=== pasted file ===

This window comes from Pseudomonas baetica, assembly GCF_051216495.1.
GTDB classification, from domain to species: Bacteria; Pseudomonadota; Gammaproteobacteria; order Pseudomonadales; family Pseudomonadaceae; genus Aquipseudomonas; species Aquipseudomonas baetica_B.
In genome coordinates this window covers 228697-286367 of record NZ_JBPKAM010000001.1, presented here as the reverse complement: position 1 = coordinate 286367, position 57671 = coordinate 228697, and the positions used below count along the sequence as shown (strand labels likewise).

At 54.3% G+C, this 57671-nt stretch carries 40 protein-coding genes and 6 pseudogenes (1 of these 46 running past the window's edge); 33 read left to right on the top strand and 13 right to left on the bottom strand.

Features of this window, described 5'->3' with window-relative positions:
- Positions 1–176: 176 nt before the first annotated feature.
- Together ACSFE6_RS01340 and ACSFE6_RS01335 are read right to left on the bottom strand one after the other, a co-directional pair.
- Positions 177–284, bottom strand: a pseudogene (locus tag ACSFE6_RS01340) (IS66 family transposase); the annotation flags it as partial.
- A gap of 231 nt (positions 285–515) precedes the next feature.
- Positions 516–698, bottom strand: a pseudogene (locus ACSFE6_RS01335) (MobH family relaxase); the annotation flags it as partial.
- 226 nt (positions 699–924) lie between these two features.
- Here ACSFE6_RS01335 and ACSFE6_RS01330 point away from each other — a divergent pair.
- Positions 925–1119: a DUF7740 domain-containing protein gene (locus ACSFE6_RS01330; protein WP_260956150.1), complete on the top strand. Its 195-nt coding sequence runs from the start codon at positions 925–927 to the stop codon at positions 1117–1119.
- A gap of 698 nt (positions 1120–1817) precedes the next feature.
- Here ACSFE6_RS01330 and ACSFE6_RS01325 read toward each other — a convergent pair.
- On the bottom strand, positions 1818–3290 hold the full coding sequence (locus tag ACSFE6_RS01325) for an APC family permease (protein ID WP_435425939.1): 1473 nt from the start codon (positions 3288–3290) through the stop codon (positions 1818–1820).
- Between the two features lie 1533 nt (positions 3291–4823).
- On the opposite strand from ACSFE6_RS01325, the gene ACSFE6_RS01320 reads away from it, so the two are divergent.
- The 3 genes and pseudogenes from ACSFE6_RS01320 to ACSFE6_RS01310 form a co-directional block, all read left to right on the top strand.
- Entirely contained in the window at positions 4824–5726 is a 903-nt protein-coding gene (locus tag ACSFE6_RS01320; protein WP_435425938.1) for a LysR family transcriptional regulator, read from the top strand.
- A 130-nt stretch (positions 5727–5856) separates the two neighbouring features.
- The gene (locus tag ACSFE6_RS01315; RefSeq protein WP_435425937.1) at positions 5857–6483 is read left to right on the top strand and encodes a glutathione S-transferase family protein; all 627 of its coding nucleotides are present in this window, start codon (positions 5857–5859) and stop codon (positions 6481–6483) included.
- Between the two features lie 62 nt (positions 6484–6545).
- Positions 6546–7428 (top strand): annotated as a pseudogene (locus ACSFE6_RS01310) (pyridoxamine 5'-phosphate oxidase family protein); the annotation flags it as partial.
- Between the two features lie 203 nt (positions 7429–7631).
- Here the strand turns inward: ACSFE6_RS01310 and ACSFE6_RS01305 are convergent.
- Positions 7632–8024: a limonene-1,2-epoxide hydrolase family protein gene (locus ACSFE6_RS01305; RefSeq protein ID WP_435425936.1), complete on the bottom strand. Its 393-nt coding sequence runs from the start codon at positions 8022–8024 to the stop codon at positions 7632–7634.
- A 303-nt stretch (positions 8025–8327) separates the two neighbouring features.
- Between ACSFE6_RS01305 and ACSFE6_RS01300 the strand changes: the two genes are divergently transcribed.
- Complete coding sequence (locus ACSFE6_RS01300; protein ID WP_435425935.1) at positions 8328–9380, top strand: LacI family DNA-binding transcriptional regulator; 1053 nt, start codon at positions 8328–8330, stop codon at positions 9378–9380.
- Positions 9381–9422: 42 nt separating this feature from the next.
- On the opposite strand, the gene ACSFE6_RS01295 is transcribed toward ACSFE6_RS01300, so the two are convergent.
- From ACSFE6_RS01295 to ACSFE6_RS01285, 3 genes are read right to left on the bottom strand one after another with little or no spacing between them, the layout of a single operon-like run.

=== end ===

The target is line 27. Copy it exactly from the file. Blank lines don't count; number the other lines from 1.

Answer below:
- Positions 7632–8024: a limonene-1,2-epoxide hydrolase family protein gene (locus ACSFE6_RS01305; RefSeq protein ID WP_435425936.1), complete on the bottom strand. Its 393-nt coding sequence runs from the start codon at positions 8022–8024 to the stop codon at positions 7632–7634.